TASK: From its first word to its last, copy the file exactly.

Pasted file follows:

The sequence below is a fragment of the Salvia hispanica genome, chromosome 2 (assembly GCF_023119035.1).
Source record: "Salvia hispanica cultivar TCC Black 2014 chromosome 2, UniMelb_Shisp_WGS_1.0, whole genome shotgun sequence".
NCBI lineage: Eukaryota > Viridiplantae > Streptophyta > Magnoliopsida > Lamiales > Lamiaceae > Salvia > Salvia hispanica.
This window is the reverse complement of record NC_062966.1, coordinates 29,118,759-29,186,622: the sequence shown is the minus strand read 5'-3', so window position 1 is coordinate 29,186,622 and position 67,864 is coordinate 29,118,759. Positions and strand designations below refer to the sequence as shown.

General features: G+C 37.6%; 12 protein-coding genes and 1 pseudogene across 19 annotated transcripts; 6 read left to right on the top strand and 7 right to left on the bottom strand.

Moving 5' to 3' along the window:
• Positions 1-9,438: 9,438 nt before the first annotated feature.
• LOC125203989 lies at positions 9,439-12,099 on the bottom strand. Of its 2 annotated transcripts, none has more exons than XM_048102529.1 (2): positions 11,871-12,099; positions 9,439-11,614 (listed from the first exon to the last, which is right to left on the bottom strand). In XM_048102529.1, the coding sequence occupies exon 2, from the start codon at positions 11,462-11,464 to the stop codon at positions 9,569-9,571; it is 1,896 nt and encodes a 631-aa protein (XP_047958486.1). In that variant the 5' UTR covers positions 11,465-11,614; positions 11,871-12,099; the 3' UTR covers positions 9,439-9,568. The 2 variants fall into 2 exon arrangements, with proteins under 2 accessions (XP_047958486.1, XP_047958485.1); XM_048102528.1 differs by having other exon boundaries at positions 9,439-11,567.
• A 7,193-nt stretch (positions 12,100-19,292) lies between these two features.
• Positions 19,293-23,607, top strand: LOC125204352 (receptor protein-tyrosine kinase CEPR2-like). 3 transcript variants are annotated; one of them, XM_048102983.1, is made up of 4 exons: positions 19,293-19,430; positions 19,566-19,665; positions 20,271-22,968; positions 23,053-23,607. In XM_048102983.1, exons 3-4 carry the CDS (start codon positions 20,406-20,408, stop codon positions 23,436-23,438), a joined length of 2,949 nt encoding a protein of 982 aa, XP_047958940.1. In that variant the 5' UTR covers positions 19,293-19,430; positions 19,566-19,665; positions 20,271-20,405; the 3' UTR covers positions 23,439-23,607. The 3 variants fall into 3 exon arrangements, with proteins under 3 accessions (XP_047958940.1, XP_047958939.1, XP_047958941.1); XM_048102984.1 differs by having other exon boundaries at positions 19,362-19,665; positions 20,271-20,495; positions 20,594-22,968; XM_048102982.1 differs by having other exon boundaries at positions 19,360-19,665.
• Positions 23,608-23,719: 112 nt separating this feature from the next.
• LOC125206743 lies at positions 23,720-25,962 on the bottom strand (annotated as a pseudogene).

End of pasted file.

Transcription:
The sequence below is a fragment of the Salvia hispanica genome, chromosome 2 (assembly GCF_023119035.1).
Source record: "Salvia hispanica cultivar TCC Black 2014 chromosome 2, UniMelb_Shisp_WGS_1.0, whole genome shotgun sequence".
NCBI lineage: Eukaryota > Viridiplantae > Streptophyta > Magnoliopsida > Lamiales > Lamiaceae > Salvia > Salvia hispanica.
This window is the reverse complement of record NC_062966.1, coordinates 29,118,759-29,186,622: the sequence shown is the minus strand read 5'-3', so window position 1 is coordinate 29,186,622 and position 67,864 is coordinate 29,118,759. Positions and strand designations below refer to the sequence as shown.

General features: G+C 37.6%; 12 protein-coding genes and 1 pseudogene across 19 annotated transcripts; 6 read left to right on the top strand and 7 right to left on the bottom strand.

Moving 5' to 3' along the window:
• Positions 1-9,438: 9,438 nt before the first annotated feature.
• LOC125203989 lies at positions 9,439-12,099 on the bottom strand. Of its 2 annotated transcripts, none has more exons than XM_048102529.1 (2): positions 11,871-12,099; positions 9,439-11,614 (listed from the first exon to the last, which is right to left on the bottom strand). In XM_048102529.1, the coding sequence occupies exon 2, from the start codon at positions 11,462-11,464 to the stop codon at positions 9,569-9,571; it is 1,896 nt and encodes a 631-aa protein (XP_047958486.1). In that variant the 5' UTR covers positions 11,465-11,614; positions 11,871-12,099; the 3' UTR covers positions 9,439-9,568. The 2 variants fall into 2 exon arrangements, with proteins under 2 accessions (XP_047958486.1, XP_047958485.1); XM_048102528.1 differs by having other exon boundaries at positions 9,439-11,567.
• A 7,193-nt stretch (positions 12,100-19,292) lies between these two features.
• Positions 19,293-23,607, top strand: LOC125204352 (receptor protein-tyrosine kinase CEPR2-like). 3 transcript variants are annotated; one of them, XM_048102983.1, is made up of 4 exons: positions 19,293-19,430; positions 19,566-19,665; positions 20,271-22,968; positions 23,053-23,607. In XM_048102983.1, exons 3-4 carry the CDS (start codon positions 20,406-20,408, stop codon positions 23,436-23,438), a joined length of 2,949 nt encoding a protein of 982 aa, XP_047958940.1. In that variant the 5' UTR covers positions 19,293-19,430; positions 19,566-19,665; positions 20,271-20,405; the 3' UTR covers positions 23,439-23,607. The 3 variants fall into 3 exon arrangements, with proteins under 3 accessions (XP_047958940.1, XP_047958939.1, XP_047958941.1); XM_048102984.1 differs by having other exon boundaries at positions 19,362-19,665; positions 20,271-20,495; positions 20,594-22,968; XM_048102982.1 differs by having other exon boundaries at positions 19,360-19,665.
• Positions 23,608-23,719: 112 nt separating this feature from the next.
• LOC125206743 lies at positions 23,720-25,962 on the bottom strand (annotated as a pseudogene).